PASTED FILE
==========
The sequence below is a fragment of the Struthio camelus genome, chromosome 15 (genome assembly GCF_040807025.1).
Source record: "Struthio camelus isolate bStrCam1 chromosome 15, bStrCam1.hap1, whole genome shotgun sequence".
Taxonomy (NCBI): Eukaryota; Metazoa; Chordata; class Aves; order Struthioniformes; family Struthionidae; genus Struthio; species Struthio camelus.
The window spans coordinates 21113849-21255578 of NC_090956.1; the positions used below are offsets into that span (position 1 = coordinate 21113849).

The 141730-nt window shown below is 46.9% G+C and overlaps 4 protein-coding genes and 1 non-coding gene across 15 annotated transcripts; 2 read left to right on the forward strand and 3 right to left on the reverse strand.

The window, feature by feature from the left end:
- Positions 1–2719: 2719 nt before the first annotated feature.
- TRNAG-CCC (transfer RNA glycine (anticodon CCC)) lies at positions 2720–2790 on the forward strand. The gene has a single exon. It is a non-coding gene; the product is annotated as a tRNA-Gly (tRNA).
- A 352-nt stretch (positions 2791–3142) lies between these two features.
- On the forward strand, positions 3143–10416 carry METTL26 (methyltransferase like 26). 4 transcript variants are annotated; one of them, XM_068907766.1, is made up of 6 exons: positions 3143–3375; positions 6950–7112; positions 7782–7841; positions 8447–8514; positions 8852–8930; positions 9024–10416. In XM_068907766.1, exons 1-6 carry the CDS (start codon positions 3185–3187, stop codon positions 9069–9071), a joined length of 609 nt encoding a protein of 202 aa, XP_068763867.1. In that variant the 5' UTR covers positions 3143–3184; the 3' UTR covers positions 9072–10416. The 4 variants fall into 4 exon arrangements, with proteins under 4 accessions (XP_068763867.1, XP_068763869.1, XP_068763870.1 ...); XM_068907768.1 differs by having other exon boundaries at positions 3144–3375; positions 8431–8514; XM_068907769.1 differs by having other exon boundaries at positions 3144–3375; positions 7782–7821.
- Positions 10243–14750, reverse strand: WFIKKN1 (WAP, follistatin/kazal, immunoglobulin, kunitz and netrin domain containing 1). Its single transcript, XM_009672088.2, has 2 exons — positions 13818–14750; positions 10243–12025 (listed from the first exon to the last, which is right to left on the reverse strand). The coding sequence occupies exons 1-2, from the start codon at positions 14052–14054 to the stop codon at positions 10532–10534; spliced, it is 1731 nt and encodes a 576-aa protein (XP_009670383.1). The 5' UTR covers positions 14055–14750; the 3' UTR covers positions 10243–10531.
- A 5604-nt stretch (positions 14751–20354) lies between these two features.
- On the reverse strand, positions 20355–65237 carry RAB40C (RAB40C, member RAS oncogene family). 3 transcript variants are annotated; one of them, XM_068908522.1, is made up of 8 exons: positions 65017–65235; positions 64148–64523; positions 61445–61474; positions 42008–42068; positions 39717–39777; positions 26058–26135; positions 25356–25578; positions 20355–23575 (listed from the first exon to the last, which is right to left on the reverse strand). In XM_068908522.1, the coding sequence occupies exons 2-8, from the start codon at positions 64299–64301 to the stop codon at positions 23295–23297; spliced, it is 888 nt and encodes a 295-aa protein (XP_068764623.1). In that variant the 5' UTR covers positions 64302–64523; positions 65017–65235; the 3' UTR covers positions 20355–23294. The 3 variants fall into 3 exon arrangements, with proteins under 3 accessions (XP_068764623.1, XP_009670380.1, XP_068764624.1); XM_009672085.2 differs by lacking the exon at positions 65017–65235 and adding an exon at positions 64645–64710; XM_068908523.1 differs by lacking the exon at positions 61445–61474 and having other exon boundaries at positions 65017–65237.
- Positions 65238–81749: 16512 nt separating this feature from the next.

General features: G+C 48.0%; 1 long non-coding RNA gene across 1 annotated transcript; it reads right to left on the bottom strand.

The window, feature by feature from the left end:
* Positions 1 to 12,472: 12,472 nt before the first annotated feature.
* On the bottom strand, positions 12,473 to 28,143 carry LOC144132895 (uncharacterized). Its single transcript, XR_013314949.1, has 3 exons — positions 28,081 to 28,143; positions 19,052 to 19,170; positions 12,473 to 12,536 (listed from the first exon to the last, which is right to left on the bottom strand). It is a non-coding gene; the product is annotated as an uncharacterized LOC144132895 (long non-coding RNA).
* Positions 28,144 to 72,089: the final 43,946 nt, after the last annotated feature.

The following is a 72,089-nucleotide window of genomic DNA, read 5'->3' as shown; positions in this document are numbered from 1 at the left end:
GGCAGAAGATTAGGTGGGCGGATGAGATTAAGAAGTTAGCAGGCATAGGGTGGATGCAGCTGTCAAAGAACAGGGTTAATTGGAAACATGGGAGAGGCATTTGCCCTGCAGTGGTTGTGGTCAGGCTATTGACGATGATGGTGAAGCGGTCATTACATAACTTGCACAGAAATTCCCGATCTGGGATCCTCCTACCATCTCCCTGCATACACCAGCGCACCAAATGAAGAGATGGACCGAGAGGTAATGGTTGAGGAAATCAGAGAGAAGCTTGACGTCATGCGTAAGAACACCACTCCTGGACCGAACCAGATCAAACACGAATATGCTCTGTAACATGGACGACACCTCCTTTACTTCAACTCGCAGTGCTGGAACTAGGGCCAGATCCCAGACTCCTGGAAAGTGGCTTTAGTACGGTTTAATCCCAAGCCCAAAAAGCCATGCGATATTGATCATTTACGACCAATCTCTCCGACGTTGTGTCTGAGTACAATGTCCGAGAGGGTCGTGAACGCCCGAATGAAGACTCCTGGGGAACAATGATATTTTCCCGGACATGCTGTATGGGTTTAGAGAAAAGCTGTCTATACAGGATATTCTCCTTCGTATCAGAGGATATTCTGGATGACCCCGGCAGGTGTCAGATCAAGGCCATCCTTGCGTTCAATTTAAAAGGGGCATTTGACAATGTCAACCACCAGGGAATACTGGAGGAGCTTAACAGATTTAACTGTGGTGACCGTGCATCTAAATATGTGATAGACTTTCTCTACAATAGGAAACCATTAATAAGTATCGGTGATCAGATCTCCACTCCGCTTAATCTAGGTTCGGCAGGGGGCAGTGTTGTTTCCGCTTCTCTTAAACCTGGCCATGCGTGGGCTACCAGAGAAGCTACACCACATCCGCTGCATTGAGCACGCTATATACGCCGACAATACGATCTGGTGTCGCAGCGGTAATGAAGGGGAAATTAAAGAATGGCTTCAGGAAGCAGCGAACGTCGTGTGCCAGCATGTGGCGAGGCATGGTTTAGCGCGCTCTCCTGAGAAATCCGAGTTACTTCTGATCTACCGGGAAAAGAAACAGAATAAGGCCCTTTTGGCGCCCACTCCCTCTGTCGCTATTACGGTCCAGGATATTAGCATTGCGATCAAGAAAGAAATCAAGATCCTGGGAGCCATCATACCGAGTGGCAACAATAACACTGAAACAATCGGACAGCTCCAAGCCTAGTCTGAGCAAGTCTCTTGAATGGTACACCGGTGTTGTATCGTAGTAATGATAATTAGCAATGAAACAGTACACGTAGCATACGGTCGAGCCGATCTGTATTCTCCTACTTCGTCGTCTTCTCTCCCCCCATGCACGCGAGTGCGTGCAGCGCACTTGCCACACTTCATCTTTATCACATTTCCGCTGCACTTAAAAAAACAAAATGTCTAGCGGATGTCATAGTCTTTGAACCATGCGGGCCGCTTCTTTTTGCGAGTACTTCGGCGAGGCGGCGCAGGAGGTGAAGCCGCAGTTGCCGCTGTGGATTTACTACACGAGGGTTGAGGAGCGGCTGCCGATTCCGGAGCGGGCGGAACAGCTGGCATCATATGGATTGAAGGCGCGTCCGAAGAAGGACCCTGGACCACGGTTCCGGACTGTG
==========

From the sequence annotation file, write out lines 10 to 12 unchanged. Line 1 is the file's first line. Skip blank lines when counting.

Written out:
- On the forward strand, positions 3143–10416 carry METTL26 (methyltransferase like 26). 4 transcript variants are annotated; one of them, XM_068907766.1, is made up of 6 exons: positions 3143–3375; positions 6950–7112; positions 7782–7841; positions 8447–8514; positions 8852–8930; positions 9024–10416. In XM_068907766.1, exons 1-6 carry the CDS (start codon positions 3185–3187, stop codon positions 9069–9071), a joined length of 609 nt encoding a protein of 202 aa, XP_068763867.1. In that variant the 5' UTR covers positions 3143–3184; the 3' UTR covers positions 9072–10416. The 4 variants fall into 4 exon arrangements, with proteins under 4 accessions (XP_068763867.1, XP_068763869.1, XP_068763870.1 ...); XM_068907768.1 differs by having other exon boundaries at positions 3144–3375; positions 8431–8514; XM_068907769.1 differs by having other exon boundaries at positions 3144–3375; positions 7782–7821.
- Positions 10243–14750, reverse strand: WFIKKN1 (WAP, follistatin/kazal, immunoglobulin, kunitz and netrin domain containing 1). Its single transcript, XM_009672088.2, has 2 exons — positions 13818–14750; positions 10243–12025 (listed from the first exon to the last, which is right to left on the reverse strand). The coding sequence occupies exons 1-2, from the start codon at positions 14052–14054 to the stop codon at positions 10532–10534; spliced, it is 1731 nt and encodes a 576-aa protein (XP_009670383.1). The 5' UTR covers positions 14055–14750; the 3' UTR covers positions 10243–10531.
- A 5604-nt stretch (positions 14751–20354) lies between these two features.